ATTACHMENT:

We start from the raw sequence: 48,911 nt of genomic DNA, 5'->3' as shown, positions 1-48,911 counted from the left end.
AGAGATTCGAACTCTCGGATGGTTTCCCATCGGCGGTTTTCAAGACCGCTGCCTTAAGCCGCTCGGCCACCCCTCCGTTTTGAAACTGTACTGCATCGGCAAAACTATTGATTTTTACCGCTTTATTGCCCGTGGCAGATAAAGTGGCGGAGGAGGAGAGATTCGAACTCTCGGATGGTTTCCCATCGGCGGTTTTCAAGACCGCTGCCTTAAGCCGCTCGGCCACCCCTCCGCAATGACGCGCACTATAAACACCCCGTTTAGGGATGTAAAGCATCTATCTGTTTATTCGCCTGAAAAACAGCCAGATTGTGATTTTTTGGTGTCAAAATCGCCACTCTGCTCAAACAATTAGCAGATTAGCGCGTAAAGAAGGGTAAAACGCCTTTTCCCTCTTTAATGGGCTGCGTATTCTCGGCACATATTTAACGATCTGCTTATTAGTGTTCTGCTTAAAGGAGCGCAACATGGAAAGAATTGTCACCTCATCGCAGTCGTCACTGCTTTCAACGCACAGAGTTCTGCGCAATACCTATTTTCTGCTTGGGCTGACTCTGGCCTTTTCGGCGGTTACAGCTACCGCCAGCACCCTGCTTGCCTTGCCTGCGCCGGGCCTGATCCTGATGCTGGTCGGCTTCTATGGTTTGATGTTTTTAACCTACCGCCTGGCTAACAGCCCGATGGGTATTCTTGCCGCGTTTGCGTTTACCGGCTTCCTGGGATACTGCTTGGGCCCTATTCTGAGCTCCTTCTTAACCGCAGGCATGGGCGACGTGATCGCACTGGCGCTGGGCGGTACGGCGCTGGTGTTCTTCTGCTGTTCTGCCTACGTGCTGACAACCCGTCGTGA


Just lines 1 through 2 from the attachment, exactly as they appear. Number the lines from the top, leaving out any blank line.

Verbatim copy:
We start from the raw sequence: 48,911 nt of genomic DNA, 5'->3' as shown, positions 1-48,911 counted from the left end.
AGAGATTCGAACTCTCGGATGGTTTCCCATCGGCGGTTTTCAAGACCGCTGCCTTAAGCCGCTCGGCCACCCCTCCGTTTTGAAACTGTACTGCATCGGCAAAACTATTGATTTTTACCGCTTTATTGCCCGTGGCAGATAAAGTGGCGGAGGAGGAGAGATTCGAACTCTCGGATGGTTTCCCATCGGCGGTTTTCAAGACCGCTGCCTTAAGCCGCTCGGCCACCCCTCCGCAATGACGCGCACTATAAACACCCCGTTTAGGGATGTAAAGCATCTATCTGTTTATTCGCCTGAAAAACAGCCAGATTGTGATTTTTTGGTGTCAAAATCGCCACTCTGCTCAAACAATTAGCAGATTAGCGCGTAAAGAAGGGTAAAACGCCTTTTCCCTCTTTAATGGGCTGCGTATTCTCGGCACATATTTAACGATCTGCTTATTAGTGTTCTGCTTAAAGGAGCGCAACATGGAAAGAATTGTCACCTCATCGCAGTCGTCACTGCTTTCAACGCACAGAGTTCTGCGCAATACCTATTTTCTGCTTGGGCTGACTCTGGCCTTTTCGGCGGTTACAGCTACCGCCAGCACCCTGCTTGCCTTGCCTGCGCCGGGCCTGATCCTGATGCTGGTCGGCTTCTATGGTTTGATGTTTTTAACCTACCGCCTGGCTAACAGCCCGATGGGTATTCTTGCCGCGTTTGCGTTTACCGGCTTCCTGGGATACTGCTTGGGCCCTATTCTGAGCTCCTTCTTAACCGCAGGCATGGGCGACGTGATCGCACTGGCGCTGGGCGGTACGGCGCTGGTGTTCTTCTGCTGTTCTGCCTACGTGCTGACAACCCGTCGTGA